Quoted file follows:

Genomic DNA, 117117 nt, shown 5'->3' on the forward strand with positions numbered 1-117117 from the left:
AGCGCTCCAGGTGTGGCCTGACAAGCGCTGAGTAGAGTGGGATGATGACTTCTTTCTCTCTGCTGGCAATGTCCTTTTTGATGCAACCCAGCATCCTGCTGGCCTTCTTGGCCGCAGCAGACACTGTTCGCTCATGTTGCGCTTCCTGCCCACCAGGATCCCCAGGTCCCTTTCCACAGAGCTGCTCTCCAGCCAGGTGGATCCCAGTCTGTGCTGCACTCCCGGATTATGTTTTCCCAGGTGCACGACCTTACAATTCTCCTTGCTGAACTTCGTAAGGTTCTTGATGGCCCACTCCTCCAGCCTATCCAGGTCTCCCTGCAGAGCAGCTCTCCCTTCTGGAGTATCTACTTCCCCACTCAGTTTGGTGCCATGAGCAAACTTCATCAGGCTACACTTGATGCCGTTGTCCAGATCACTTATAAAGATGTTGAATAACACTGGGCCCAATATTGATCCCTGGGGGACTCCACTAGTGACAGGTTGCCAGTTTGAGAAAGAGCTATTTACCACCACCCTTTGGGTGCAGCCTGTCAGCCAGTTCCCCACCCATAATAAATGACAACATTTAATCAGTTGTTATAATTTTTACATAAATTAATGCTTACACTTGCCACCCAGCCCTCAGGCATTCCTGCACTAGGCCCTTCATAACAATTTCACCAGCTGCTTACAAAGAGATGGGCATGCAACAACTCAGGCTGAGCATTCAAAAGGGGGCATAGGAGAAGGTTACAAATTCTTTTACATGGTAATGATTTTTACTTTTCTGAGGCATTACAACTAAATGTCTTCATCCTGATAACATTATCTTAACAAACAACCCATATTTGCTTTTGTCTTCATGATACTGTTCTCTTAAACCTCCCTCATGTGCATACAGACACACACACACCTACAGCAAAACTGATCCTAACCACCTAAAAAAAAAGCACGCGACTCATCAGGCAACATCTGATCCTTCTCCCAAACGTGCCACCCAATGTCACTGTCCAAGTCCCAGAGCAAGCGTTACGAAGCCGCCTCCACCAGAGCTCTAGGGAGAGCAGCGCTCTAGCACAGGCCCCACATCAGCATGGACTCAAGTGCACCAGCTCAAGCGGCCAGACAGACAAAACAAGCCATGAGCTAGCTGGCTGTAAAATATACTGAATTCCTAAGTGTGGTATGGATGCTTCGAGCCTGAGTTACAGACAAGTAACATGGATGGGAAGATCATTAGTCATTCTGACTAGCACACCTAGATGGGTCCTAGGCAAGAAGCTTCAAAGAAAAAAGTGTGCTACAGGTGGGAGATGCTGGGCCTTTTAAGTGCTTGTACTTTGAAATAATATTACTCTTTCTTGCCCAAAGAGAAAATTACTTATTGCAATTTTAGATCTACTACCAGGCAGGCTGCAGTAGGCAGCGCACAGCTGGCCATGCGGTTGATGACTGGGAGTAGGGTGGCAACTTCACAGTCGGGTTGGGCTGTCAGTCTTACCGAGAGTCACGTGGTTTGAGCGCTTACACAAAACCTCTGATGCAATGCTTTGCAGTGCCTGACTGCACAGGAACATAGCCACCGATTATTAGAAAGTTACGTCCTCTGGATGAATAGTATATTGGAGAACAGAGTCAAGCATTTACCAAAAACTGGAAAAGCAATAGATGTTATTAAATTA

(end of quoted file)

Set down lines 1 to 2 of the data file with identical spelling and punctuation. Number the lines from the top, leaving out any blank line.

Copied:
Genomic DNA, 117117 nt, shown 5'->3' on the forward strand with positions numbered 1-117117 from the left:
AGCGCTCCAGGTGTGGCCTGACAAGCGCTGAGTAGAGTGGGATGATGACTTCTTTCTCTCTGCTGGCAATGTCCTTTTTGATGCAACCCAGCATCCTGCTGGCCTTCTTGGCCGCAGCAGACACTGTTCGCTCATGTTGCGCTTCCTGCCCACCAGGATCCCCAGGTCCCTTTCCACAGAGCTGCTCTCCAGCCAGGTGGATCCCAGTCTGTGCTGCACTCCCGGATTATGTTTTCCCAGGTGCACGACCTTACAATTCTCCTTGCTGAACTTCGTAAGGTTCTTGATGGCCCACTCCTCCAGCCTATCCAGGTCTCCCTGCAGAGCAGCTCTCCCTTCTGGAGTATCTACTTCCCCACTCAGTTTGGTGCCATGAGCAAACTTCATCAGGCTACACTTGATGCCGTTGTCCAGATCACTTATAAAGATGTTGAATAACACTGGGCCCAATATTGATCCCTGGGGGACTCCACTAGTGACAGGTTGCCAGTTTGAGAAAGAGCTATTTACCACCACCCTTTGGGTGCAGCCTGTCAGCCAGTTCCCCACCCATAATAAATGACAACATTTAATCAGTTGTTATAATTTTTACATAAATTAATGCTTACACTTGCCACCCAGCCCTCAGGCATTCCTGCACTAGGCCCTTCATAACAATTTCACCAGCTGCTTACAAAGAGATGGGCATGCAACAACTCAGGCTGAGCATTCAAAAGGGGGCATAGGAGAAGGTTACAAATTCTTTTACATGGTAATGATTTTTACTTTTCTGAGGCATTACAACTAAATGTCTTCATCCTGATAACATTATCTTAACAAACAACCCATATTTGCTTTTGTCTTCATGATACTGTTCTCTTAAACCTCCCTCATGTGCATACAGACACACACACACCTACAGCAAAACTGATCCTAACCACCTAAAAAAAAAGCACGCGACTCATCAGGCAACATCTGATCCTTCTCCCAAACGTGCCACCCAATGTCACTGTCCAAGTCCCAGAGCAAGCGTTACGAAGCCGCCTCCACCAGAGCTCTAGGGAGAGCAGCGCTCTAGCACAGGCCCCACATCAGCATGGACTCAAGTGCACCAGCTCAAGCGGCCAGACAGACAAAACAAGCCATGAGCTAGCTGGCTGTAAAATATACTGAATTCCTAAGTGTGGTATGGATGCTTCGAGCCTGAGTTACAGACAAGTAACATGGATGGGAAGATCATTAGTCATTCTGACTAGCACACCTAGATGGGTCCTAGGCAAGAAGCTTCAAAGAAAAAAGTGTGCTACAGGTGGGAGATGCTGGGCCTTTTAAGTGCTTGTACTTTGAAATAATATTACTCTTTCTTGCCCAAAGAGAAAATTACTTATTGCAATTTTAGATCTACTACCAGGCAGGCTGCAGTAGGCAGCGCACAGCTGGCCATGCGGTTGATGACTGGGAGTAGGGTGGCAACTTCACAGTCGGGTTGGGCTGTCAGTCTTACCGAGAGTCACGTGGTTTGAGCGCTTACACAAAACCTCTGATGCAATGCTTTGCAGTGCCTGACTGCACAGGAACATAGCCACCGATTATTAGAAAGTTACGTCCTCTGGATGAATAGTATATTGGAGAACAGAGTCAAGCATTTACCAAAAACTGGAAAAGCAATAGATGTTATTAAATTA